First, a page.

Hatfield’s restaurant to close; owners opening more casual spot soon

Staffers work in the spacious kitchen at Hatfield's in Los Angeles in 2010. The fine dining restaurant is closing after eight years.
(Lawrence K. Ho / Los Angeles Times)

In a blow to fine dining in Los Angeles, Hatfield’s, the 8-year-old restaurant from chef-owners Karen and Quinn Hatfield, will close its doors at the end of December. Just down the street from the rollicking scene at the complex of Mozza restaurants and Trois Mec and Petit Trois, the cool, minimalist haute cuisine restaurant has struggled to find an audience in recent years, despite Quinn Hatfield’s intricate but accessible dishes and Karen Hatfield’s beautifully crafted desserts.

In a phone conversation, Karen Hatfield told me that the two of them were really passionate about that kind of restaurant for years; the first half of their careers was spent working in fine dining restaurants.

“For a long time that’s all we thought about. We spent our free time eating in the best restaurants wherever we lived or traveled. And we were very focused on creating a fine dining restaurant,” she said. Happy with what they’ve achieved with Hatfield’s, now the couple wants to go on to something different.

Hatfield’s started out on Beverly Boulevard in 2006 in the space that became Eva Restaurant and is now Open Sesame. Four years later they moved into grander digs in the former Citrus space. And it was so old school, or traditional, at the time that cooks wore tall toques in the glassed-in kitchen.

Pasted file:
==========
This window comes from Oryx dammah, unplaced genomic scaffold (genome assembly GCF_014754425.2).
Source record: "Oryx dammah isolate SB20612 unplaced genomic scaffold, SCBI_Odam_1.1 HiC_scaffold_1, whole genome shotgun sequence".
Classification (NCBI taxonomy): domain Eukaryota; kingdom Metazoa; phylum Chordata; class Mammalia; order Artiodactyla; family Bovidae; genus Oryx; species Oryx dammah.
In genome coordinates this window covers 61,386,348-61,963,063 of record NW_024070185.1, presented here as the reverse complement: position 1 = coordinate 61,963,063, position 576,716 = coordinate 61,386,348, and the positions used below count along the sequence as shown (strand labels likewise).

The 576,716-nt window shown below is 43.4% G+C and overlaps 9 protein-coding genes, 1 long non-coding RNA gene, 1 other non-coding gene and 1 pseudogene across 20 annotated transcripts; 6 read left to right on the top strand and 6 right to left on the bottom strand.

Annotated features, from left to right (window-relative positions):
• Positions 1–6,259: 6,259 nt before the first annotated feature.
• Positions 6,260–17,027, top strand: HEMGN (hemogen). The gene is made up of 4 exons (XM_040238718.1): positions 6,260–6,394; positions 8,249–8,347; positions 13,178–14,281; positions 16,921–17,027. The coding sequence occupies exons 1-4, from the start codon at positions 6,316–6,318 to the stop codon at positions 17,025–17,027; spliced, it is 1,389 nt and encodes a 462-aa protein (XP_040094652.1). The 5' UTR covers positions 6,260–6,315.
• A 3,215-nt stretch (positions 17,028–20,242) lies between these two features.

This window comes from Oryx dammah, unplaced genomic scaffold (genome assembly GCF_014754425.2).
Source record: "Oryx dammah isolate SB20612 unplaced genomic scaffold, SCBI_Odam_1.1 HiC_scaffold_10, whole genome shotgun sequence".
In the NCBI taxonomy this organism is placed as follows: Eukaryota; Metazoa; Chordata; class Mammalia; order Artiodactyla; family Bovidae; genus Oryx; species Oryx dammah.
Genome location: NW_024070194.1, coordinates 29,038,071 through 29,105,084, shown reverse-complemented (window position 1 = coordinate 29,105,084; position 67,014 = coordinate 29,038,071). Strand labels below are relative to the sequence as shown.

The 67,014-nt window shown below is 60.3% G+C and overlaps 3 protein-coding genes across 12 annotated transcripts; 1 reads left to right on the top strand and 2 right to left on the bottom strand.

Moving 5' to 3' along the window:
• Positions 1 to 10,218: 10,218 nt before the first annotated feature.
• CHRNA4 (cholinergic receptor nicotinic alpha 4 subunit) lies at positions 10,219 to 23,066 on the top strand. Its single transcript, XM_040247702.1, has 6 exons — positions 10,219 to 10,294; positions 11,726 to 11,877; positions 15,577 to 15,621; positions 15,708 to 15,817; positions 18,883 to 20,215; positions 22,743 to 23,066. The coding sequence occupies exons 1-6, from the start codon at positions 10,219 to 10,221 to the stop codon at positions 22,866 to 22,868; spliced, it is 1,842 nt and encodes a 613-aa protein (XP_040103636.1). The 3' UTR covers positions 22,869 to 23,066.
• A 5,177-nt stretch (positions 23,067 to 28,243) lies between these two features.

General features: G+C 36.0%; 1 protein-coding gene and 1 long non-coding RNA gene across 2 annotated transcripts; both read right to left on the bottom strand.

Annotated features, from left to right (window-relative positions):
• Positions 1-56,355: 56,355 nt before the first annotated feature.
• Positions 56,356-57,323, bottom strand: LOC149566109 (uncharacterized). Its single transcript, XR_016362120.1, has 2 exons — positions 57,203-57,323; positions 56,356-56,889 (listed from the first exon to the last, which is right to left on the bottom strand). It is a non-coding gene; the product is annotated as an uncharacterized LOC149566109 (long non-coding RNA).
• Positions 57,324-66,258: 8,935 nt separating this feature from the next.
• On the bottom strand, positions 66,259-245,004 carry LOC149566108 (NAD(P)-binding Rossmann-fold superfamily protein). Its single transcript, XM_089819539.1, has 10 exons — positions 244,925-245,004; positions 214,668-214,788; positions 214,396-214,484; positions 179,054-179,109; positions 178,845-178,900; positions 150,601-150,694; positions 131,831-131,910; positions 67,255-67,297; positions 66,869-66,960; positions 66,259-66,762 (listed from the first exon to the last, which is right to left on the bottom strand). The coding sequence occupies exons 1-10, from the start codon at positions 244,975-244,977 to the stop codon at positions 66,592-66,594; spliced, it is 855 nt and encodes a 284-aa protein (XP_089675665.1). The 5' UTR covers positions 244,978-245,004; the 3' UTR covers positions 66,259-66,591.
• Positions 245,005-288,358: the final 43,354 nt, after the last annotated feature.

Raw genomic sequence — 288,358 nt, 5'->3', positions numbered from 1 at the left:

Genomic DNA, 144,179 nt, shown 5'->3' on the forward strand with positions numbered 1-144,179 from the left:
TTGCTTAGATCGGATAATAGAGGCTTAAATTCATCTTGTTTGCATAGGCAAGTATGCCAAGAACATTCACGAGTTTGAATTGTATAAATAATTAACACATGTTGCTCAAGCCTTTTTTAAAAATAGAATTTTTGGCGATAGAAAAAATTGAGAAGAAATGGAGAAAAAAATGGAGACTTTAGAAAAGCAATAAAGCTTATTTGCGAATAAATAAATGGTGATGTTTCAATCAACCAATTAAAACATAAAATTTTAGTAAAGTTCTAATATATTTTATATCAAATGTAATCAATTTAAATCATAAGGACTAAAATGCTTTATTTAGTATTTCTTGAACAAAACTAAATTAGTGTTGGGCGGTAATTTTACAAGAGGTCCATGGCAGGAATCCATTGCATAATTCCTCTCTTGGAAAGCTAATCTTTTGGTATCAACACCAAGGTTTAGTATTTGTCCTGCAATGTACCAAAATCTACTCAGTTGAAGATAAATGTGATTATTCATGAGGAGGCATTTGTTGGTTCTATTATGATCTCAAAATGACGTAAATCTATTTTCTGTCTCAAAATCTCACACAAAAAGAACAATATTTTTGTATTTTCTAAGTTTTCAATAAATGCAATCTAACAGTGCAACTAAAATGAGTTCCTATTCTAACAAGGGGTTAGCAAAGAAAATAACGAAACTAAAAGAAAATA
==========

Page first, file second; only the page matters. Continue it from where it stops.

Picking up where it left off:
In a 2010 review after Hatfield’s move to Melrose Avenue, I wrote: “While everybody else is running as fast as they can for the food truck, pop-up restaurant or small-plates dive, here’s one heroic and hardworking chef who is standing his ground and going for fine dining. I, for one, am cheering for Hatfield’s all the way.”

Hatfield’s may be going away, but the Hatfields aren’t leaving the restaurant business. The Sycamore Kitchen, their bakery and cafe on La Brea Avenue, is alive and well, serving up Karen Hatfield’s chocolate croissants and almond-scented brioche, blueberry financiers and walnut galettes, along with classic and inventive salads and sandwiches. Surprisingly, neither of them had ever worked in a restaurant like that and it felt liberating, she says.

The married couple also plans to open a more casual churrasco and grill concept called Odys & Penelope, just a few doors down from Sycamore Kitchen, a few days after Hatfield’s closes. (They didn’t plan it that way.) The menu will focus on Quinn Hatfield’s recent obsessions — grilling and smoking. “I think we like to be challenged,” Karen Hatfield said. The huge wood-fired grill and smoker they’re installing at the new restaurant will certainly be a challenge. She added: “There’s no fun in doing what you know how to do for a million years.”

“It’s like how to get over an old boyfriend,” Karen Hatfield said of closing the fine dining restaurant. “Get a new one.”

During its tenure, Hatfield’s earned three stars from the Los Angeles Times, four from Los Angeles magazine and a Michelin star from the one (and only) Michelin Guide Los Angeles. In 2010, Bon Appetit dubbed it one of the 10 best new restaurants in America.

And so it goes, as Angelenos opt for more casual dining.

Meanwhile, I’m very much looking forward to the debut of Odys & Penelope. So what’s in the name? Says Karen Hatfield: “Corinthian columns inherited from the space’s original tenant, a printing press, sparked the inspiration for the restaurant’s name, which pays tribute to the legendary couple Odysseus and Penelope of Homer’s Greek epic, ‘The Odyssey’.”

Wonder if there will be anything Greek on the menu?

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